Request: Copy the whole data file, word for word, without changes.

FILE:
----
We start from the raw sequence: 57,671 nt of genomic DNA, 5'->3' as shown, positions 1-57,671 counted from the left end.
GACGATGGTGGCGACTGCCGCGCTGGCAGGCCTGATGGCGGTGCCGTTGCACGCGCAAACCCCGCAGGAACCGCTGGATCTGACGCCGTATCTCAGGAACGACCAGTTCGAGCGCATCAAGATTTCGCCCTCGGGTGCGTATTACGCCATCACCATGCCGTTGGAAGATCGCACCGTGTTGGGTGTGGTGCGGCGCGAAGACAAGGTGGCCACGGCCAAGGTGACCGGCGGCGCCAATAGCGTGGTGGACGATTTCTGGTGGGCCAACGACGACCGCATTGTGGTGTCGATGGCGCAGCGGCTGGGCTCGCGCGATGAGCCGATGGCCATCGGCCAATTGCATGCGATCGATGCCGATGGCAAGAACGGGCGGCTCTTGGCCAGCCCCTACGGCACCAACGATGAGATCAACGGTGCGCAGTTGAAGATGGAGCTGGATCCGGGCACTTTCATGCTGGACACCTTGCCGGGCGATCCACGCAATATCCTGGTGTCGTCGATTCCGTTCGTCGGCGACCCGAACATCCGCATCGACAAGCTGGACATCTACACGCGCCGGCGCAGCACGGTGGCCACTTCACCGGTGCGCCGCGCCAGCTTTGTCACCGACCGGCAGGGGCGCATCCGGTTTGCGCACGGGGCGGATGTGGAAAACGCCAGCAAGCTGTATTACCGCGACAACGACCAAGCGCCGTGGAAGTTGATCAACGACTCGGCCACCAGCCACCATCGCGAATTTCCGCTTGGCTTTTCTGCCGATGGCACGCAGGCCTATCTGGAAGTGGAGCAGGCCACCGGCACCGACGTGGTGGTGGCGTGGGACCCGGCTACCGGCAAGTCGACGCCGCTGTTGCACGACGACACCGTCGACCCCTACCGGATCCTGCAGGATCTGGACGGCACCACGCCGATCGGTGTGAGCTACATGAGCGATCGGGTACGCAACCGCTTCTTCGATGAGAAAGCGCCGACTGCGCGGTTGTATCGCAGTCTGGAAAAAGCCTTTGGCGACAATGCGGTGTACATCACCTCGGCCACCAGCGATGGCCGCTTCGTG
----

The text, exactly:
We start from the raw sequence: 57,671 nt of genomic DNA, 5'->3' as shown, positions 1-57,671 counted from the left end.
GACGATGGTGGCGACTGCCGCGCTGGCAGGCCTGATGGCGGTGCCGTTGCACGCGCAAACCCCGCAGGAACCGCTGGATCTGACGCCGTATCTCAGGAACGACCAGTTCGAGCGCATCAAGATTTCGCCCTCGGGTGCGTATTACGCCATCACCATGCCGTTGGAAGATCGCACCGTGTTGGGTGTGGTGCGGCGCGAAGACAAGGTGGCCACGGCCAAGGTGACCGGCGGCGCCAATAGCGTGGTGGACGATTTCTGGTGGGCCAACGACGACCGCATTGTGGTGTCGATGGCGCAGCGGCTGGGCTCGCGCGATGAGCCGATGGCCATCGGCCAATTGCATGCGATCGATGCCGATGGCAAGAACGGGCGGCTCTTGGCCAGCCCCTACGGCACCAACGATGAGATCAACGGTGCGCAGTTGAAGATGGAGCTGGATCCGGGCACTTTCATGCTGGACACCTTGCCGGGCGATCCACGCAATATCCTGGTGTCGTCGATTCCGTTCGTCGGCGACCCGAACATCCGCATCGACAAGCTGGACATCTACACGCGCCGGCGCAGCACGGTGGCCACTTCACCGGTGCGCCGCGCCAGCTTTGTCACCGACCGGCAGGGGCGCATCCGGTTTGCGCACGGGGCGGATGTGGAAAACGCCAGCAAGCTGTATTACCGCGACAACGACCAAGCGCCGTGGAAGTTGATCAACGACTCGGCCACCAGCCACCATCGCGAATTTCCGCTTGGCTTTTCTGCCGATGGCACGCAGGCCTATCTGGAAGTGGAGCAGGCCACCGGCACCGACGTGGTGGTGGCGTGGGACCCGGCTACCGGCAAGTCGACGCCGCTGTTGCACGACGACACCGTCGACCCCTACCGGATCCTGCAGGATCTGGACGGCACCACGCCGATCGGTGTGAGCTACATGAGCGATCGGGTACGCAACCGCTTCTTCGATGAGAAAGCGCCGACTGCGCGGTTGTATCGCAGTCTGGAAAAAGCCTTTGGCGACAATGCGGTGTACATCACCTCGGCCACCAGCGATGGCCGCTTCGTG